This Time It’s Cold War: Abramenko Revamps a Xenomorph with Effective Potboiler
Just when you think a familiar formula might have run all its potential courses and configurations comes a surprisingly fresh take on extraterrestrial terror with Egor Abramenko’s simple but inspired debut, Sputnik.
A Soviet horror film which will unavoidably be compared to Ridley Scott’s 1979 landmark Alien, Abramenko takes advantage of period (and continual) bureaucratic anxieties for a simmering invasion film which takes place during the final decade of the Cold War but also mines the formidable historical legacies of both the Space Race and the secret development of weapons of mass destruction. A trio of noted Russian performers paired with some fantastic special effects coalesce into one of the best hybrids of creature feature and body horror since the early days of David Cronenberg.
In early 1983, Soviet spacecraft Orbit 4 crash lands when its mission goes awry. Of the two men on board, only Konstantin (Pyotr Fydorov) survives, but something came back in their craft with them. Shuttled off to a secret compound where he’s scrupulously monitored by a team of scientists commanded by Semiradov (Fedor Bondarchuk), their team has hit a dead end in their studies and time is running out before Moscow decides to terminate their studies on Konstantin. But Semiradov becomes aware of young psychologist Tatyana (Oksana Akinshina), who’s about to lose her medical license thanks to employing controversial, arguably unethical methods. Assuming he’s found someone who will prize the patient’s progress over governmental regulations, Semiradov recruits Tatyana, who agrees to participate only to find she’s gotten herself into a situation more dangerous than she’d bargained for.
Sputnik, the Russian word for both spouse and travel companion (which adds to the strange perversity of the narrative) succeeds in creating both the dread and suspenseful desire which Ridley Scott himself hasn’t been able to recreate in his ongoing prequel series to his 1979 classic. This is partially due to an expertly crafted script from Oleg Malovichko (Attraction, 2017) and Andrei Zolotarev, thanks to their ability to elevate the narrative’s B-movie trappings and create an intelligence which channels the isolated horrors of Carpenter’s classic remake of The Thing (1982).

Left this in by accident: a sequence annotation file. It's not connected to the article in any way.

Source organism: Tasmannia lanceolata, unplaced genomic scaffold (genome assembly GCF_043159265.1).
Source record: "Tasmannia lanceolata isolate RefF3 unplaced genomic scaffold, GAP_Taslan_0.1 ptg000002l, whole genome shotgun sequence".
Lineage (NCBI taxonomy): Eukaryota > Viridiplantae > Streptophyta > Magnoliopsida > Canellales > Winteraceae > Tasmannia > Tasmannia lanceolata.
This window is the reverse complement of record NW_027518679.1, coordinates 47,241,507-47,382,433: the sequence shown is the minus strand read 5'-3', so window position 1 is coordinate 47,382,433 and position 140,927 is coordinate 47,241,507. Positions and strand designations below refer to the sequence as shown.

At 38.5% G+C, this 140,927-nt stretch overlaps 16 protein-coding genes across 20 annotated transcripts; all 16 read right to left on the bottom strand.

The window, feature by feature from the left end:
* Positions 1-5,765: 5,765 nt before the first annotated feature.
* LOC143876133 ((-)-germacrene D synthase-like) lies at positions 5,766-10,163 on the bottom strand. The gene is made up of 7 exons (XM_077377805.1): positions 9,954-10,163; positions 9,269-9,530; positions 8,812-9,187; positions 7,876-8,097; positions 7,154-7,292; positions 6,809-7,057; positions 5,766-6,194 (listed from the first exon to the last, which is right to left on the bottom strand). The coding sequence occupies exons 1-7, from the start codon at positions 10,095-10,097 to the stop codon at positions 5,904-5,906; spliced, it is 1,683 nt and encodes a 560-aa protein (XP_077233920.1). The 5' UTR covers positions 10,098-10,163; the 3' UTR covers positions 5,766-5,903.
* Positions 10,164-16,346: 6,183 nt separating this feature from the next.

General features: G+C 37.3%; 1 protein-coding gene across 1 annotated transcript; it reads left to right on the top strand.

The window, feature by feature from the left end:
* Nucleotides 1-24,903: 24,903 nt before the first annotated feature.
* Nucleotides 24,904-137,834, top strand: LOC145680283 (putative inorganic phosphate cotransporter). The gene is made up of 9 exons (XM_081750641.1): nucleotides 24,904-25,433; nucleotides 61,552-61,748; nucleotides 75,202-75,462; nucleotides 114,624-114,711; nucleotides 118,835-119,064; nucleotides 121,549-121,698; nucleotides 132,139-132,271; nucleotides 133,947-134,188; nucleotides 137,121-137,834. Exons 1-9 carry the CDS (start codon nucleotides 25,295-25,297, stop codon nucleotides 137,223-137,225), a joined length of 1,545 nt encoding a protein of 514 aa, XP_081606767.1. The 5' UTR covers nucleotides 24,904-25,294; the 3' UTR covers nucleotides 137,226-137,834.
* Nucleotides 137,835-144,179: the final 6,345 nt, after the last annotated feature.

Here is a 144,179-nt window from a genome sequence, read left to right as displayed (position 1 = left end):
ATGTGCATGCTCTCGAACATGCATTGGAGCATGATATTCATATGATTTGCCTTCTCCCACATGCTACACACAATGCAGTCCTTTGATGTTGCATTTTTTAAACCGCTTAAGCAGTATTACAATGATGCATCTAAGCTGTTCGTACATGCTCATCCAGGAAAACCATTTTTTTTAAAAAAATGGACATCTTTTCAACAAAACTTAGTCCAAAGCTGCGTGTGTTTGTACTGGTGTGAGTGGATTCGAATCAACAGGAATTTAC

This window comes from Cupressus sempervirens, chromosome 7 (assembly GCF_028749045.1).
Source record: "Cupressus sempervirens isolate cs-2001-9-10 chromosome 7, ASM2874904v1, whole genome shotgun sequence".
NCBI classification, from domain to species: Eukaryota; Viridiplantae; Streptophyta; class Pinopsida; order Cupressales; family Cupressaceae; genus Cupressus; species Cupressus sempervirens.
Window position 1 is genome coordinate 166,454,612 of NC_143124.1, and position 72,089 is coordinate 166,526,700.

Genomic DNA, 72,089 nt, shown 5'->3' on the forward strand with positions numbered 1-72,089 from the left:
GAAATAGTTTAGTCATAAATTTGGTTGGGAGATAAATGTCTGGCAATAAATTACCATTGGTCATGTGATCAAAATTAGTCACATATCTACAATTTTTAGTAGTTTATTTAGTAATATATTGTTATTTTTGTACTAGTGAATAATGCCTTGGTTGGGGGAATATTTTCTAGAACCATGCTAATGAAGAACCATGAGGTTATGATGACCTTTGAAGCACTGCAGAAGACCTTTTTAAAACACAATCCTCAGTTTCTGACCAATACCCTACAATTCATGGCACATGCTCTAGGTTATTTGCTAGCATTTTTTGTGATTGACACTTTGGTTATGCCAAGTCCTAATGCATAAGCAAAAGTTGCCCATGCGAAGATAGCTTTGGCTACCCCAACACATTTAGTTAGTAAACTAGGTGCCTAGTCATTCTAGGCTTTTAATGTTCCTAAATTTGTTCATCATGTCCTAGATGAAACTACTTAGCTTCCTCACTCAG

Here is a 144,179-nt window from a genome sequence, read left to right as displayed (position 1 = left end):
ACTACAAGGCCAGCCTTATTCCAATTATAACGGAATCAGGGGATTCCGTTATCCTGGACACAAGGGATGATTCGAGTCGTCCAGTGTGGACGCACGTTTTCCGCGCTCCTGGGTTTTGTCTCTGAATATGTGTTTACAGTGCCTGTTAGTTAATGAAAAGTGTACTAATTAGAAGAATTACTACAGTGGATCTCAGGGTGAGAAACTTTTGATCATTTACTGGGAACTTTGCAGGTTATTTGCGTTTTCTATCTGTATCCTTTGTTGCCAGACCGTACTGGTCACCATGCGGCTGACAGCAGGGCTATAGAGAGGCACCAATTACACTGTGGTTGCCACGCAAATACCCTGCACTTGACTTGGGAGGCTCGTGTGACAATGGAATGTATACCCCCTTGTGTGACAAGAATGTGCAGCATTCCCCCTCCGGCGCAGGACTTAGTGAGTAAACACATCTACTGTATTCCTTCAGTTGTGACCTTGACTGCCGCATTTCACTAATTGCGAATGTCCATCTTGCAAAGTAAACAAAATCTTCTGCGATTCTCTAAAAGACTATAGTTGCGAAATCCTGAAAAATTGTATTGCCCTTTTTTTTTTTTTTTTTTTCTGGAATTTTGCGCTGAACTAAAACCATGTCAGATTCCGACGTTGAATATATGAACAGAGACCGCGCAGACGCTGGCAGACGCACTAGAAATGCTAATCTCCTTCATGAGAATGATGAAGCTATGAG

The project was produced by Fedor Bondarchuk (Stalingrad, 2013; Attraction, 2017), a mainstream Russian director who has assumed the multiplex position once occupied by Timur Bekmambetov in his country with large scale productions which sometimes bear the markings of propaganda (particularly with his adaptation of Vasily Grossman’s classic novel, a narrative which rivals the scope of Tolstoy’s War and Peace).
As Semiradov, the commanding officer in the secret Soviet compound, Bondarchuk’s presence in front of the camera is of a pronounced and profound aura of menace, like Werner Herzog in Fascist mode. He’s joined by Oksana Akinshina, the titular lead of Lukas Moodysson’s miserabilist classic Lilya 4-Ever (2002), here playing a cold but brilliant and resilient icy blonde psychologist who’s just the right amount of rebellious to be tapped by Semiradov. As the love interest/victim, Pyotr Fyodorov (of Stalingrad; The Duelist, 2016) is mostly a prop until the final act, which demands a believable attraction to build between himself and Tatyana. While the strength of their ‘bond’ isn’t quite impassioned, Abramenko does keep a necessary essence of ambiguity concerning whether their attraction is real or potentially a manipulation by a deadly parasite.
Of course, the real selling point is the creature crafted in Sputnik, a large, slithery snake-like alien which takes on the shape of a many-eyed cobra, its alabaster skin shimmering. Feeding on certain hormones in the human brain, it’s methods of obtaining food while using Konstantin’s body as a host are quite gruesome, and lend to the necessary nightmarish element required to keep these kinds of narrative’s memorable and compelling (see Daniel Espinosa’s 2017 title Life as an example of how easily these types of films feel rote). But if you’re looking for a horror/sci-fi film that feels fresh, effective and fascinating, you’ve found your new traveling companion.